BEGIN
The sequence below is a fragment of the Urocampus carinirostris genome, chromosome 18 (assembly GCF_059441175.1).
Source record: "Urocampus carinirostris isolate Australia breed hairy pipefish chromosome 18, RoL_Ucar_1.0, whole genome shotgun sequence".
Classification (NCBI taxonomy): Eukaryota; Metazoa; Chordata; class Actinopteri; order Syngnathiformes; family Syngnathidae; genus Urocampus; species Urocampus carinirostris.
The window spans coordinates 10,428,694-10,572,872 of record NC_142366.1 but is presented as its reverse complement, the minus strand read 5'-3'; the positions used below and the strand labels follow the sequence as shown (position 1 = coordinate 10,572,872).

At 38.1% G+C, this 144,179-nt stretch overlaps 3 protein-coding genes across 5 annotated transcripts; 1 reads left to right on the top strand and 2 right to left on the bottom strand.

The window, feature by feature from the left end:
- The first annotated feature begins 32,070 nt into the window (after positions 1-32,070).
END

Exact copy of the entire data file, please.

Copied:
The sequence below is a fragment of the Urocampus carinirostris genome, chromosome 18 (assembly GCF_059441175.1).
Source record: "Urocampus carinirostris isolate Australia breed hairy pipefish chromosome 18, RoL_Ucar_1.0, whole genome shotgun sequence".
Classification (NCBI taxonomy): Eukaryota; Metazoa; Chordata; class Actinopteri; order Syngnathiformes; family Syngnathidae; genus Urocampus; species Urocampus carinirostris.
The window spans coordinates 10,428,694-10,572,872 of record NC_142366.1 but is presented as its reverse complement, the minus strand read 5'-3'; the positions used below and the strand labels follow the sequence as shown (position 1 = coordinate 10,572,872).

At 38.1% G+C, this 144,179-nt stretch overlaps 3 protein-coding genes across 5 annotated transcripts; 1 reads left to right on the top strand and 2 right to left on the bottom strand.

The window, feature by feature from the left end:
- The first annotated feature begins 32,070 nt into the window (after positions 1-32,070).